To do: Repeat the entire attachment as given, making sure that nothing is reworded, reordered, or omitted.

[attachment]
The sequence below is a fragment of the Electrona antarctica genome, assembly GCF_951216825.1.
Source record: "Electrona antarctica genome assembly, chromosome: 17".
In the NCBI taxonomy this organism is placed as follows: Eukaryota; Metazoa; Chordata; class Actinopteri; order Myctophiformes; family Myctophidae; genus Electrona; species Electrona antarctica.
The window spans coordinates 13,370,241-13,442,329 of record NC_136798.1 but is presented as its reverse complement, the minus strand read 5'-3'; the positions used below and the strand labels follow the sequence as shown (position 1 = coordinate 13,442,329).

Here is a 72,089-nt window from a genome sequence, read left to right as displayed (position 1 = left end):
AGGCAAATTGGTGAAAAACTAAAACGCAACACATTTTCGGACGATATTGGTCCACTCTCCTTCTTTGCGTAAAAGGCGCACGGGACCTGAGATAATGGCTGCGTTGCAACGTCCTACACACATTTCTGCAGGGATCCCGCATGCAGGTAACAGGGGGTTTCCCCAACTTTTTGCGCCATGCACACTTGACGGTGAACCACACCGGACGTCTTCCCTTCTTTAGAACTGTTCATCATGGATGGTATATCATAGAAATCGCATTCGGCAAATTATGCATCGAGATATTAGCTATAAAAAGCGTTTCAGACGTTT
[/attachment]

The sequence below is a fragment of the Electrona antarctica genome, assembly GCF_951216825.1.
Source record: "Electrona antarctica genome assembly, chromosome: 17".
In the NCBI taxonomy this organism is placed as follows: Eukaryota; Metazoa; Chordata; class Actinopteri; order Myctophiformes; family Myctophidae; genus Electrona; species Electrona antarctica.
The window spans coordinates 13,370,241-13,442,329 of record NC_136798.1 but is presented as its reverse complement, the minus strand read 5'-3'; the positions used below and the strand labels follow the sequence as shown (position 1 = coordinate 13,442,329).

Here is a 72,089-nt window from a genome sequence, read left to right as displayed (position 1 = left end):
AGGCAAATTGGTGAAAAACTAAAACGCAACACATTTTCGGACGATATTGGTCCACTCTCCTTCTTTGCGTAAAAGGCGCACGGGACCTGAGATAATGGCTGCGTTGCAACGTCCTACACACATTTCTGCAGGGATCCCGCATGCAGGTAACAGGGGGTTTCCCCAACTTTTTGCGCCATGCACACTTGACGGTGAACCACACCGGACGTCTTCCCTTCTTTAGAACTGTTCATCATGGATGGTATATCATAGAAATCGCATTCGGCAAATTATGCATCGAGATATTAGCTATAAAAAGCGTTTCAGACGTTT